Yousef Makki: Boy told 999 his friend was 'going to die'

Yousef Makki Image copyright Family handout
Image caption Yousef Makki died in a stabbing in March

A teenager dialled 999 and pleaded "he's going to die, please hurry up" after his friend was fatally stabbed, a jury heard.

The youth made the frantic call as he and his co-accused tried to stop Yousef Makki, 17, from bleeding to death, Manchester Crown Court was told.

Two 17-year-olds - Boy A, the alleged killer, and Boy B - deny charges relating to the stabbing.

Yousef's father left the court in tears as the jury heard the call by Boy B.

Yousef, who was on a scholarship to Manchester Grammar School, died in the upmarket suburb of Hale Barns on 2 March.

The prosecution has claimed Yousef and Boy B fled after a botched attempt to rob a drug dealer, leaving Boy A to take a beating after which he stabbed Yousef.

Image copyright PA
Image caption The teenager was attacked in Hale Barns

The call made to 999, which was played to the jury, began: "My mate's been stabbed yeah, he needs an ambulance here now.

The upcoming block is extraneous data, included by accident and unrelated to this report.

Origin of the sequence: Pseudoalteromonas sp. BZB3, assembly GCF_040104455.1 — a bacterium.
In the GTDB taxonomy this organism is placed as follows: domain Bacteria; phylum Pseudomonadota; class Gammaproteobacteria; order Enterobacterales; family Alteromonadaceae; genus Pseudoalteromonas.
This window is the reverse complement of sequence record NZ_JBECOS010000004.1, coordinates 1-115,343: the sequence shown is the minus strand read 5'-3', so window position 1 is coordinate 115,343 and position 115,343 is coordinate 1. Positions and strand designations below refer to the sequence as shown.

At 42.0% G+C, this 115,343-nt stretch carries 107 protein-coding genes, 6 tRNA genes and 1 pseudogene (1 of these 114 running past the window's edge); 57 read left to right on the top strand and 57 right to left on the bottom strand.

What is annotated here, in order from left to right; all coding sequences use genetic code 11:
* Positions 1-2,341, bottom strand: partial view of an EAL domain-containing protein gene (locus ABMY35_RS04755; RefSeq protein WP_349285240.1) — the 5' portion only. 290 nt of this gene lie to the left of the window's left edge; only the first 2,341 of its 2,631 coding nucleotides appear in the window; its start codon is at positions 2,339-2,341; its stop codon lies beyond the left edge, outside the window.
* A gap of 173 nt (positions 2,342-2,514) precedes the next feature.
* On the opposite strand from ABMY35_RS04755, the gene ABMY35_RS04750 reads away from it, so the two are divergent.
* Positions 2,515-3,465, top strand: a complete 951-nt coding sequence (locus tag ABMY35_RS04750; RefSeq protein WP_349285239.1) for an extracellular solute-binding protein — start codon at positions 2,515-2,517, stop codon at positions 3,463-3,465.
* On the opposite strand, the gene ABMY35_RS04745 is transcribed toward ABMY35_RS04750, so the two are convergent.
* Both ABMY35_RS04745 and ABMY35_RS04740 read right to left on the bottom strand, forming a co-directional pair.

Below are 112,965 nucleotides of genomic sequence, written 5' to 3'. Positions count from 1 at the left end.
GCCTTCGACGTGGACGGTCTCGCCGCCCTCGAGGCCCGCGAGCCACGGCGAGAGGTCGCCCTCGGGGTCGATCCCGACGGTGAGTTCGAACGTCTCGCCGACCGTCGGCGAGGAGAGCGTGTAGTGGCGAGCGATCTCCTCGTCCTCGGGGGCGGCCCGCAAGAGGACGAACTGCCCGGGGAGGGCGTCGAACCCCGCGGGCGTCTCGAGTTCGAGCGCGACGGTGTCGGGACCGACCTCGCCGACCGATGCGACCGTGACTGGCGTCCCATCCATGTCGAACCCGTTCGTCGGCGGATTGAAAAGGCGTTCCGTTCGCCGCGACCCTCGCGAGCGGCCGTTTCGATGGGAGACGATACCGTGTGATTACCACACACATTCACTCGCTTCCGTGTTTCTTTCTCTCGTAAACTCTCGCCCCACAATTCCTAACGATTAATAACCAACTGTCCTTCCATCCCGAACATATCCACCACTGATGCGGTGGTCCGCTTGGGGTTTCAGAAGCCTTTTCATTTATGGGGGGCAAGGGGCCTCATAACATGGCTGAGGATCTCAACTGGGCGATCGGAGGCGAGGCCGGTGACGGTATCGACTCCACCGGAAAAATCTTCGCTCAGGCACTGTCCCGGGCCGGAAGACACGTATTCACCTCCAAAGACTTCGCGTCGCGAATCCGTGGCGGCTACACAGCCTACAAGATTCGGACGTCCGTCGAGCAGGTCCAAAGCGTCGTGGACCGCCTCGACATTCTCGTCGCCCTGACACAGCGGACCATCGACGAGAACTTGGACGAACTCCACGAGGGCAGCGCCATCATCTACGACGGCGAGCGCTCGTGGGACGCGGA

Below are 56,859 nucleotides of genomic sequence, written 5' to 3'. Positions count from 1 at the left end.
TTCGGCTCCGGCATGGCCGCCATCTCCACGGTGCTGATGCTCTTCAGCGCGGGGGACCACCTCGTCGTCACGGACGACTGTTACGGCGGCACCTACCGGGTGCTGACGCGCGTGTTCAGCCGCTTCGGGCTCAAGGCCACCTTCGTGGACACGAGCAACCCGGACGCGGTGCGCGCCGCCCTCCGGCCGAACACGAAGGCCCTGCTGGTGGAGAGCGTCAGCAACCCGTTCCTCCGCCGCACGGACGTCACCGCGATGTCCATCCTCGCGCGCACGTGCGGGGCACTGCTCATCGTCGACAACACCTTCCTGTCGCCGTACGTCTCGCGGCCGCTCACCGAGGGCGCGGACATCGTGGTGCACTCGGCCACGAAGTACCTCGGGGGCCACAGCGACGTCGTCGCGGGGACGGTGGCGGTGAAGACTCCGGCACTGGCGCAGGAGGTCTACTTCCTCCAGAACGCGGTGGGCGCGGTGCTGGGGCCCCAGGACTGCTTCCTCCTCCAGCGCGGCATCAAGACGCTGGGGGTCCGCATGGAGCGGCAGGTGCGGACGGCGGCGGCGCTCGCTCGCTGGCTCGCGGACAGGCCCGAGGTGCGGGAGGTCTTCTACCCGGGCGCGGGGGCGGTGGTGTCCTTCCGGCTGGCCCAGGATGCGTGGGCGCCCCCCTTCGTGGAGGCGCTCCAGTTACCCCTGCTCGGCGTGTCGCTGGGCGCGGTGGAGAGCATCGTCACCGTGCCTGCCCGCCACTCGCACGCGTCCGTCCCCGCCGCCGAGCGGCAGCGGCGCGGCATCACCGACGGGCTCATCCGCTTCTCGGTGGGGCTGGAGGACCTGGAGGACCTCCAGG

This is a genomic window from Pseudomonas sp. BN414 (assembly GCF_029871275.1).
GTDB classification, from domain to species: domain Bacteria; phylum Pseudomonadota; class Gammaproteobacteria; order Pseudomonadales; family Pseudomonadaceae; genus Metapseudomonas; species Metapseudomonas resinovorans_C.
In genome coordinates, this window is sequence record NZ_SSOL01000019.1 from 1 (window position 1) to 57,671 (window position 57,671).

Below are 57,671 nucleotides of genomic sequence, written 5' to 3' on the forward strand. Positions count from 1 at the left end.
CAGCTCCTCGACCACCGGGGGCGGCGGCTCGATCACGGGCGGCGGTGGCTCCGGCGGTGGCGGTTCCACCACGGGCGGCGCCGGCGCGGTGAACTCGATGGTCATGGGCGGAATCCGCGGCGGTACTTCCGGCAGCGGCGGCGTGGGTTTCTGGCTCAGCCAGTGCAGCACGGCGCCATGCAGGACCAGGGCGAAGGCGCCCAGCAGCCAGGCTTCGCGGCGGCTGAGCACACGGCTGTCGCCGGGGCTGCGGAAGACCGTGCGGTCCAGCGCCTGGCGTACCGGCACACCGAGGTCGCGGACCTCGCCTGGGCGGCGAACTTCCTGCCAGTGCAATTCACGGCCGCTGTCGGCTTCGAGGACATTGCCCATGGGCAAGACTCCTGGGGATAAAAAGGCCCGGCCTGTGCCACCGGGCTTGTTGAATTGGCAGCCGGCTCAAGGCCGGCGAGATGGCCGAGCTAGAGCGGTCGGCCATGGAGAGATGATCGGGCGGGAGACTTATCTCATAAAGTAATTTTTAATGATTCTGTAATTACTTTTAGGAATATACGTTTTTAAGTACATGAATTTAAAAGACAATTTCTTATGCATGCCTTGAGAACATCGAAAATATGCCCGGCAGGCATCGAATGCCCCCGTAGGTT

"He's going to die, please hurry up, hurry up please. Hurry up bro."

A second call was made to the ambulance service on Yousef's own phone and instructions were relayed by Boy B from the call handler to Boy A and passers-by as they attempted to put pressure on the wound to stop the bleeding, the jury heard.

Boy B continued to tell the call handlers Yousef was "not breathing properly" before adding "he's bleeding so much, please can you get an ambulance".

He also told the call handler the "attackers" who stabbed his friend have "got off", the court heard.

Boy A denies murder and conspiracy to commit robbery. He has admitted a charge of perverting the course of justice and possession of a flick knife.

Boy B has pleaded guilty to possession of a flick knife but denies conspiracy to commit robbery and perverting the course of justice.

Neither of the boys can be named for legal reasons.

The trial continues.

More on this story

Related Internet links

The BBC is not responsible for the content of external Internet sites